In a strict and theoretical sense, I think that the leaf adds to the tree's current height.

In a practical sense, I agree that the tree's listed height will depend on what definition is being used, which in turn is determined by what the data will be used for. For many species the added height would be within the margin of error for most height measuring methods, but for those that add significant height a rule would need to exist so that the measurers are consistent.

Matt
by Matt Markworth
Wed May 11, 2016 10:24 pm
 
Jump to forum
Jump to topic

Re: Oxbow NWR and two putative state champion trees

Jared,

I'll look up the current champs of both species and get back to you.

Bob
by dbhguru
Fri May 20, 2016 9:54 pm
 
Jump to forum
Jump to topic

Re: Oxbow NWR and two putative state champion trees

Good Story!

As a former res of MA and SWO fan, I sometimes wondered what the record for SWO was there. So thanks!

I don't doubt that bigger ones are there off trail.

Good Work!
by Lucas
Tue May 24, 2016 1:23 pm
 
Jump to forum
Jump to topic

Re: Oxbow NWR and two putative state champion trees

Nice tree.

I used to pass by them on Water Row, etc. all the time when I was there but didn't have a clue what they were then. Something, I regret now.

Amazing luck on the weasels. You don't see them often.
by Lucas
Thu May 26, 2016 12:48 pm
 
Jump to forum
Jump to topic

Re: Oxbow NWR and two putative state champion trees

Jared,

I had measured a couple of large swamp white oaks in Concord several years ago but I wasn't sure which notebook I used to record the measurements. Luckily my parents were here this weekend and we decided to visit Walden Pond and the site where the Revolutionary War started (and where the big swamp white oaks are located). I already knew that one of the trees had died and I think it was the smaller one. I only made fairly quick measurements of the girth and height and I'd like to go back when the leaves are off and I can spend more time to make better measurements. Anyway, I ended up with a girth of 14.19' @ 3' 3" and a height of 75.1'. I measured the girth below a rather large burl and the girth may be slightly less a little lower. This is the largest swamp white oak I have ever seen in Massachusetts but there are likely some other big ones to be found in Concord, Bedford, Wayland and Sudbury among other places. Here are a couple pictures I took of the swamp white oaks in April several years back.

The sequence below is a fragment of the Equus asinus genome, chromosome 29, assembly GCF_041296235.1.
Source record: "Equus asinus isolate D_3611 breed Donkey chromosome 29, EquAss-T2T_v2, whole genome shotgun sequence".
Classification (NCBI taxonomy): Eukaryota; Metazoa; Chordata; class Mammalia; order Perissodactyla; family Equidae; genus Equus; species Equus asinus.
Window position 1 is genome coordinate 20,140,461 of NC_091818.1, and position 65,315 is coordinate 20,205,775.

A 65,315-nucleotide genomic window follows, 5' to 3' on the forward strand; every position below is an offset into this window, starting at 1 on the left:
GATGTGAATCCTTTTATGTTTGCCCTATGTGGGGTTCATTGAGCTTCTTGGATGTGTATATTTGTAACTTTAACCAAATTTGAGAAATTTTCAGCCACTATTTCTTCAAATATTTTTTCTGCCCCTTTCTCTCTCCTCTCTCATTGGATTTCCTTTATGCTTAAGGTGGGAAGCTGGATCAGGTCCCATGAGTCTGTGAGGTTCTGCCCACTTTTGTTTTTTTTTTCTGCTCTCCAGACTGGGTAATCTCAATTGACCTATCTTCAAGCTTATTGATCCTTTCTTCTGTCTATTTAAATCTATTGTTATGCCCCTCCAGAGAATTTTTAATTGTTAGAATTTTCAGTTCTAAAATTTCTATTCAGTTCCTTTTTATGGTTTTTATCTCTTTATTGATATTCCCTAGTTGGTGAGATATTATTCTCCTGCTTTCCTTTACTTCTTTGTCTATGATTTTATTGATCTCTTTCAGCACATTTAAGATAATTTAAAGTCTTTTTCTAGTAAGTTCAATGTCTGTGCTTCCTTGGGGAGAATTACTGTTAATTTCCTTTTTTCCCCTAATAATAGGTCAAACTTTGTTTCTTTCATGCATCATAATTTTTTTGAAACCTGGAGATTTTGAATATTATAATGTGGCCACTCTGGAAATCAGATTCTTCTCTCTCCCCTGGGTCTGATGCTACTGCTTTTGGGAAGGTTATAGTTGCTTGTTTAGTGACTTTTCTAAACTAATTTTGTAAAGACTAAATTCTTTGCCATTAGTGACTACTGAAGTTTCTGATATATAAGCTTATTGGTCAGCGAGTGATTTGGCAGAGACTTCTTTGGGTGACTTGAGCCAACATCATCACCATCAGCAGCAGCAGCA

The first picture shows the swamp white oak that is now dead in the foreground on the left as well as the one that I measured yesterday.
SWO1.jpg

This next picture only shows the tree that I measured yesterday and you can clearly see all the burls on the trunk.
SWO2.jpg

Doug
by DougBidlack
Mon May 30, 2016 10:25 am
 
Jump to forum
Jump to topic

Re: Oxbow NWR and two putative state champion trees

Image

I like it.

A gnarly old warrior Ent.
by Lucas
Wed Jun 15, 2016 11:44 am
 
Jump to forum
Jump to topic

Map of MA

Image

Takes me back to my MA days.
by Lucas
Tue May 31, 2016 11:16 am
 
Jump to forum
Jump to topic

Re: Punkatasset Conservation Land and Estabrook Woods, Conco

I've covered the north end of Estabrook pretty well over the last year, tallest white pine so far in the 115-120'+ class so I'm glad to hear you've got a couple 130+ in Punkatasset. I have found some superb yellow and black birch, more notable for girth and old-growth characteristics than height. There is also an abundance of big red oak in the the northern Estabrook, some girthy tall ones, waiting to be measured.

Andrew Joslin
Carlisle, MA
by AndrewJoslin
Sun Jul 17, 2016 3:48 pm
 
Jump to forum
Jump to topic

Martha's Vineyard

I was fortunate enough to visit the island of Martha's Vineyard. It is not a site for tall trees. I doubt there's a tree on the island that can even crack 90 feet. It is dominated by pitch pines in most areas and an assortment of oaks in others. The hilltops have stunted oak growth, dominated by white oak, black oak, red oak, scarlet oak and hybrids as well as another oak I couldn't positively id. These 250-300 foot elevation trees look much like the trees on the 5,000 to 5,500 foot ridges in the southern Appalachians. The first photos are from Menemsha Hills.
Picture 042.JPG
Picture 043.JPG Picture 047.JPG Picture 051.JPG
The towns have some large trees but they are mostly exotic. I was amazed at how few sugar maples and tuliptrees were present. Picture 025.JPG Picture 024.JPG
This next pagoda is also from 1837, just a half mile away, and it's a whopper, most certainly the largest tree on the island, perhaps the tallest at ~80-85'. It appeared to top 18' cbh. Picture 071.JPG
Copper beeches are beautiful trees. This one looks like 17' cbh. Picture 066.JPG Picture 065.JPG
This is the largest native tree I saw. It's not tall but very stout with a nice spread. Picture 067.JPG
Here's the rare hybrid lighthouse/baobab Picture 032.JPG